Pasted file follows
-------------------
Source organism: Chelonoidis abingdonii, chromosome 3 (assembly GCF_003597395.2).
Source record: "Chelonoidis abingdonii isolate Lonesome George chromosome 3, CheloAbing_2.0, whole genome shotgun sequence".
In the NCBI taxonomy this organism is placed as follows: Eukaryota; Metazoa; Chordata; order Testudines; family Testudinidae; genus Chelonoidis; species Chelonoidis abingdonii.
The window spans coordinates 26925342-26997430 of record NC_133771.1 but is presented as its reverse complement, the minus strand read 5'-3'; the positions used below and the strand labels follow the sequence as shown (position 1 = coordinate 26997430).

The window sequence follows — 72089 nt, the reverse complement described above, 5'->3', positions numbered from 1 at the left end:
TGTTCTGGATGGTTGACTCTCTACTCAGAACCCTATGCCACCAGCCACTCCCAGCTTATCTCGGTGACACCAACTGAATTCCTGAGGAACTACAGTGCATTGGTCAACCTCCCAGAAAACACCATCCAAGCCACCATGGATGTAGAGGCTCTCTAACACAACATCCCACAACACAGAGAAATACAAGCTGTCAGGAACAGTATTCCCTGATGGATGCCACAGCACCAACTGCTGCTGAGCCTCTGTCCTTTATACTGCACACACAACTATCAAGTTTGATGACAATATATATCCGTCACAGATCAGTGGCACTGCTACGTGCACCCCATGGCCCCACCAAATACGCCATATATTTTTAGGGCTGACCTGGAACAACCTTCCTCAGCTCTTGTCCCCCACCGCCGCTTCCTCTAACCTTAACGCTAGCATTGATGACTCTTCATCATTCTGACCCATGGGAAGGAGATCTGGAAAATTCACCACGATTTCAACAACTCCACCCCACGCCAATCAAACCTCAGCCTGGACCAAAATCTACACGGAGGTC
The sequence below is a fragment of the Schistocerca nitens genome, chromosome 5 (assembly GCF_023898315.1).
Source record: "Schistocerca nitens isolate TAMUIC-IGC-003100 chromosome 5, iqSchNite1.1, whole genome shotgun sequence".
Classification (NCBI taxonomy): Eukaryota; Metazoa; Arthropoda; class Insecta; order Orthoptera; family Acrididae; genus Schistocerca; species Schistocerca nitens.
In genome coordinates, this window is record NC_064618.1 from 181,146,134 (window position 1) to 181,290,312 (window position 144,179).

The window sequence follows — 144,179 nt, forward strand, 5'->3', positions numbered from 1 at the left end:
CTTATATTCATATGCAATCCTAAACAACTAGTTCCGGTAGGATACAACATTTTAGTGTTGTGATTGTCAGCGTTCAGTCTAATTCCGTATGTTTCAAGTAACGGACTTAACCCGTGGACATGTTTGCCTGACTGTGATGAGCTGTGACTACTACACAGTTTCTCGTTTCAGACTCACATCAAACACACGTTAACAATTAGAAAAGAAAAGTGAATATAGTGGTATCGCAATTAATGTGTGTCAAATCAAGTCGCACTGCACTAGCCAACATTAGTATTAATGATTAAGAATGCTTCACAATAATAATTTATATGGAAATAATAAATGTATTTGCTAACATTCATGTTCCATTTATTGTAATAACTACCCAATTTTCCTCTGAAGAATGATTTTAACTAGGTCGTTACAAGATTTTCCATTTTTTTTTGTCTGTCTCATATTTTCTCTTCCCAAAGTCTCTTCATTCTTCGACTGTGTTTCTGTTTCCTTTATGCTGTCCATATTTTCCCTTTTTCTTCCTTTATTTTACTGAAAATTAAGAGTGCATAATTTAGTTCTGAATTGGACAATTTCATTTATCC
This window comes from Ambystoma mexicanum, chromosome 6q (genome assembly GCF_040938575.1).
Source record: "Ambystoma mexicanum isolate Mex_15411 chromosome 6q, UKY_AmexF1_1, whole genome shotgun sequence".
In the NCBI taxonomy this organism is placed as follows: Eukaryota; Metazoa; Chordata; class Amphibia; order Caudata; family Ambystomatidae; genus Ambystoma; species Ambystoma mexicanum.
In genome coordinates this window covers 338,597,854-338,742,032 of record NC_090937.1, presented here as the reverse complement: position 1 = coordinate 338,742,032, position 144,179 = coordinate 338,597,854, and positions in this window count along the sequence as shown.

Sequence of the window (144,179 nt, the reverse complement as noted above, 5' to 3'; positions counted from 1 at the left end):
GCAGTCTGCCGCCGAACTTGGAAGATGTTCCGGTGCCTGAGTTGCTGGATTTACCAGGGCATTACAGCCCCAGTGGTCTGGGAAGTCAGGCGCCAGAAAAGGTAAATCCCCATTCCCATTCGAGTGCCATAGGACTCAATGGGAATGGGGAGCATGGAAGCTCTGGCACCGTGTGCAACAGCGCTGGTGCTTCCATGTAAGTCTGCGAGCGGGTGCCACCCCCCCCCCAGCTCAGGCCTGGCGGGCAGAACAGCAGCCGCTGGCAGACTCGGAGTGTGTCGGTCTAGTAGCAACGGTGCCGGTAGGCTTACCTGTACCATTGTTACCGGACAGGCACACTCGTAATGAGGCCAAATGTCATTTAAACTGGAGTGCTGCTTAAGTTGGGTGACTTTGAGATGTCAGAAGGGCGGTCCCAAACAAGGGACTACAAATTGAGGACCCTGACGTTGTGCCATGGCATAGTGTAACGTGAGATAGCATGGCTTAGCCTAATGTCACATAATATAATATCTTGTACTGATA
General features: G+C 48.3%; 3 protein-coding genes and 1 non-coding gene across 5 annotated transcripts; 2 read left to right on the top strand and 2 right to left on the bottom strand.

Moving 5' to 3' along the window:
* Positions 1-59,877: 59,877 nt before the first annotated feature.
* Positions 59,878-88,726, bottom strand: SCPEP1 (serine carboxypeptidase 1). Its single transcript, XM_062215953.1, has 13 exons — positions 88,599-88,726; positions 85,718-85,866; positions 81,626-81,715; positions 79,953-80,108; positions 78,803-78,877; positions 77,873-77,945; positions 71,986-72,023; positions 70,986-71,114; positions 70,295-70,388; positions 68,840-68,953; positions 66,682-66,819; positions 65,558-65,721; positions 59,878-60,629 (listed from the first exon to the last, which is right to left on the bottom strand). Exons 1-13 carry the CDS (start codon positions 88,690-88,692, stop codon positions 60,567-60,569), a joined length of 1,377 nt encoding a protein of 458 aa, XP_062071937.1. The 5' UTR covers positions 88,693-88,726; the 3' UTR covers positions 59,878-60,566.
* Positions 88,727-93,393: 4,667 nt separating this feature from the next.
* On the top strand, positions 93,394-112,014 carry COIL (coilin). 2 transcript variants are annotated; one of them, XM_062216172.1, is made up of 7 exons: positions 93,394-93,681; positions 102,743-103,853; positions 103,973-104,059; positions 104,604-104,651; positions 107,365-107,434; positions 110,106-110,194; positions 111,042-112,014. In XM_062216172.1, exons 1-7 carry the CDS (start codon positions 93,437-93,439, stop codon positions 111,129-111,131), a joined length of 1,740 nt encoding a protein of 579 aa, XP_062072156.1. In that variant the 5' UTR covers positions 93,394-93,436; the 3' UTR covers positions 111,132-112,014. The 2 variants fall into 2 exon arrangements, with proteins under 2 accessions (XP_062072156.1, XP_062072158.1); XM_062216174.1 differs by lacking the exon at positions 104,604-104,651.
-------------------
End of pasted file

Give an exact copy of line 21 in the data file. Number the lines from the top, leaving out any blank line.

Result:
* Positions 1-59,877: 59,877 nt before the first annotated feature.